Travel advices and warnings Bosnia and Herzegovina
Tourism in Bosnia and Herzegovina is a fast growing sector in Bosnia-Herzegovina making up an important part in the economy of the country. The tourist business environment is constantly developing with an increasingly active tourism promotional system.
Bosnia and Herzegovina has been a top performer in recent years in terms of tourism development; tourist arrivals have grown by an average of 24% annually from 1995 to 2000. The European region’s solid growth in arrivals in 2007 was due in significant part to Southern and Mediterranean Europe’s strong performance (+7%). In particular, Bosnia and Herzegovina were among the stronger players with an growth of 20%
Bosnia and Herzegovina is known for its regional folk costumes and dances, showcased at various folklore festivals. Dances are performed in separate groups of women, men and children, or in other various groups. Usually dancers hold hands or are linked together by handkerchiefs, small towels or strings of beads, as well as grip each others’ belts or shoulders. Men’s dances are usually more vigorous, while women’s are a bit more graceful. Dances are accompanied by such traditional instruments as drums, flutes, lyres and violins. Some dances are performed without music, originally intended to express people’s independence from the Turkish regime, which once banned Slavic music.
The climate features hot summers and cold winters. In higher elevations of the country, summers tend to be short and cold while winters tend to be long and severe. Along the coast, winters tend to be short and rainy. In July, the mean temperature is 22. 5° C (72. 5° F ). January's mean temperature is 0° C (32° F ). Annual rainfall averages roughly 62. 5 cm (24. 6 in).
Read more: Climate - Bosnia and Herzegovina - annual, temperature http://www. nationsencyclopedia. com/Europe/Bosnia-and-Herzegovina-CLIMATE. html#ixzz1ZQKlGiq8
Bosnian cuisine is balanced between Western and Eastern influences. The food is closely related to Turkish, Middle Eastern and other Mediterranean cuisines. However, due to years of Austrian rule, there are also many culinary influences from Central Europe
Bosnian (bosanski [bɔ̌sanskiː], Cyrillic: босански) is a variety of Serbo-Croatian, a South Slavic language, as spoken by Bosniaks. As a standardized form of the Shtokavian dialect, it is one of the three official languages of Bosnia and Herzegovina. The same subdialect of Shtokavian is also the basis of standard Croatian, Serbian, and Montenegrin, so all are mutually intelligible. Up until the dissolution of former SFR Yugoslavia, they were treated as a unitary Serbo-Croatian language, and that term is still used to refer to the common base (vocabulary, grammar and syntax) of what are today officially four national standards. The Bosnian standard uses both Latin and Cyrillic alphabet. The first dictionary in the Bosnian language was printed in the early 17th century, while first dictionary in Serbian was printed in the early 19th century.
The Bosnia and Herzegovina convertible mark (Bosnian, Croatian and Serbian Latin: konvertibilna marka, Serbian Cyrillic: конвертибилна марка) (sign: KM; code: BAM) is the currency of Bosnia and Herzegovina. It is divided into 100 fenings (Bosnian, Croatian and Serbian Latin: feninga, Serbian Cyrillic: фенинга). The names derive from German Mark and Pfennig, hence the occasional local spelling of the subdivision as pfeniga. Its ISO 4217 code is BAM; it is locally abbreviated KM (Latin) or КМ (Cyrillic).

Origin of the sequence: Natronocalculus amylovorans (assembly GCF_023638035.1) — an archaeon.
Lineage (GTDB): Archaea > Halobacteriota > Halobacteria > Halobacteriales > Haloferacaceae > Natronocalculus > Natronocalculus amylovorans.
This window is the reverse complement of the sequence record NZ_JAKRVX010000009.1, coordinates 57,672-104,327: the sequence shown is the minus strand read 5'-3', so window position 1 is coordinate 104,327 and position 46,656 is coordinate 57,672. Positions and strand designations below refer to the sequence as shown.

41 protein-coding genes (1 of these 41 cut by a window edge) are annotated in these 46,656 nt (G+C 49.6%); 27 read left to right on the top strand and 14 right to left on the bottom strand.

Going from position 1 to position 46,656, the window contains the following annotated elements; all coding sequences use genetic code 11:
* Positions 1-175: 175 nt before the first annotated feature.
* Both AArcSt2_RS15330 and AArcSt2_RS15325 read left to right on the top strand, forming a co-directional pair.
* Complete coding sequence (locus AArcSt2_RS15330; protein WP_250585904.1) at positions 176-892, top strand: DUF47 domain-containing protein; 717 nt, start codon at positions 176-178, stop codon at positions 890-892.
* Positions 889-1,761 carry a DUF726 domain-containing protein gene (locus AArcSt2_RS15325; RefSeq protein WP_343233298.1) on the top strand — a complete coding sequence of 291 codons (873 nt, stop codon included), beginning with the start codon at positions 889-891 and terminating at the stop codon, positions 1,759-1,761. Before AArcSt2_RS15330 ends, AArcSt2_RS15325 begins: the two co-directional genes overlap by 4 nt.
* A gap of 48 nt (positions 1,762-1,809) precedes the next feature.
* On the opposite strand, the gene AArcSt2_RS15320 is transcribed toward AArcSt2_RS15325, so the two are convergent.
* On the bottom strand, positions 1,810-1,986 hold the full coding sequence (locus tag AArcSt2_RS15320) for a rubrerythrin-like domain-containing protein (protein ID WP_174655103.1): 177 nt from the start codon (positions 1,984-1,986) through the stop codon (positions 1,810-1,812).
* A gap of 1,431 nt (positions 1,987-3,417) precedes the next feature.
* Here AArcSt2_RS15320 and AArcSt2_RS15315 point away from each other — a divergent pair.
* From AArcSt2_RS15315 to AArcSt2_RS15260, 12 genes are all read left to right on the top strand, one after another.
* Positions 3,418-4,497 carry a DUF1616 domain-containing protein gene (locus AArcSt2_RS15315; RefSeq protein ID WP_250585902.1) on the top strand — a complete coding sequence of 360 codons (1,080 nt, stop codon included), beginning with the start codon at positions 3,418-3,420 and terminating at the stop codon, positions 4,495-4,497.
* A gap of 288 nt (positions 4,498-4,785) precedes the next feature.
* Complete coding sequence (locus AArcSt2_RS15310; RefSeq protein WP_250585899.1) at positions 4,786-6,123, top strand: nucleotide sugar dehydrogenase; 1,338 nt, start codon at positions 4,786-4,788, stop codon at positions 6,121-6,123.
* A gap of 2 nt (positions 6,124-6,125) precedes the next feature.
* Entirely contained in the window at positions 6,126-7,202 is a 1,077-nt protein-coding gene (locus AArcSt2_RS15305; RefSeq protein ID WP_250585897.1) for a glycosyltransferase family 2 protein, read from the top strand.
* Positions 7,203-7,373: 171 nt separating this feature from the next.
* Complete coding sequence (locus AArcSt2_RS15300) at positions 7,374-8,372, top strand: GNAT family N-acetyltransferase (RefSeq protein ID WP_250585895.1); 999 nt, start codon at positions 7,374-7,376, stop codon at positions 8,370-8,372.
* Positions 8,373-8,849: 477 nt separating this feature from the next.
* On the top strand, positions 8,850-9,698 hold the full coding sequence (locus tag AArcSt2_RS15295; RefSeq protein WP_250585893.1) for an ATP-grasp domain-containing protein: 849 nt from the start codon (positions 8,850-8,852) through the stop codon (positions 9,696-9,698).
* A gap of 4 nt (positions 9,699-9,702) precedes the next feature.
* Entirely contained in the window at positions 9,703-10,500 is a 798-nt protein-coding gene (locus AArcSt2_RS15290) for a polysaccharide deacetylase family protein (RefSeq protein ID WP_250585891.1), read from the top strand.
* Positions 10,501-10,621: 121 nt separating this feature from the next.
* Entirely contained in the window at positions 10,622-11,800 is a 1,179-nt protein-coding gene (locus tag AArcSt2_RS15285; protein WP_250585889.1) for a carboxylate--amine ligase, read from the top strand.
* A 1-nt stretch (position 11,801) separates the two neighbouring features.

Bosnia and Herzegovina ( or ; Bosnian, Serbian, Croatian: ; in Cyrillic: Босна и Херцеговина), sometimes referred to as Bosnia-Herzegovina or simply Bosnia in the West, is a sovereign state in Southern Europe, on the Balkan Peninsula. Bordered by Croatia to the north, west and south, Serbia to the east, and Montenegro to the southeast, Bosnia and Herzegovina is almost landlocked, except for of Adriatic Sea coastline, centered on the town of Neum. and plane topography.
The country is home to three ethnic groups, or so-called "constituent peoples", a term unique for Bosnia-Herzegovina. Bosniaks are the largest group of the three, with Serbs second and Croats third. Regardless of ethnicity, a citizen of Bosnia and Herzegovina is often identified in English as a Bosnian. The terms Herzegovinian and Bosnian are maintained as a regional rather than ethnic distinction, and Herzegovina has no precisely defined borders of its own. Moreover, the country was called just "Bosnia" (without Herzegovina) until Austro-Hungarian occupation at the end of the nineteenth century.
Formerly one of the six federal units constituting the Socialist Federal Republic of Yugoslavia, Bosnia and Herzegovina gained its independence during the Yugoslav Wars of the 1990s. Bosnia and Herzegovina is a parliamentary republic, which has a bicameral legislature and a three-member Presidency composed of a member of each major ethnic group. However, the central government's power is highly limited, as the country is largely decentralized and comprises two autonomous entities: the Federation of Bosnia and Herzegovina and Republika Srpska, with a third region, the Brčko District, governed under local government. The country is a potential candidate for membership to the European Union and has been a candidate for NATO membership since April 2010, when it received a Membership Action Plan at the summit in Tallinn. Additionally, the country has been a member of the Council of Europe since 24 April 2002 and a founding member of the Mediterranean Union upon its establishment on 13 July 2008.
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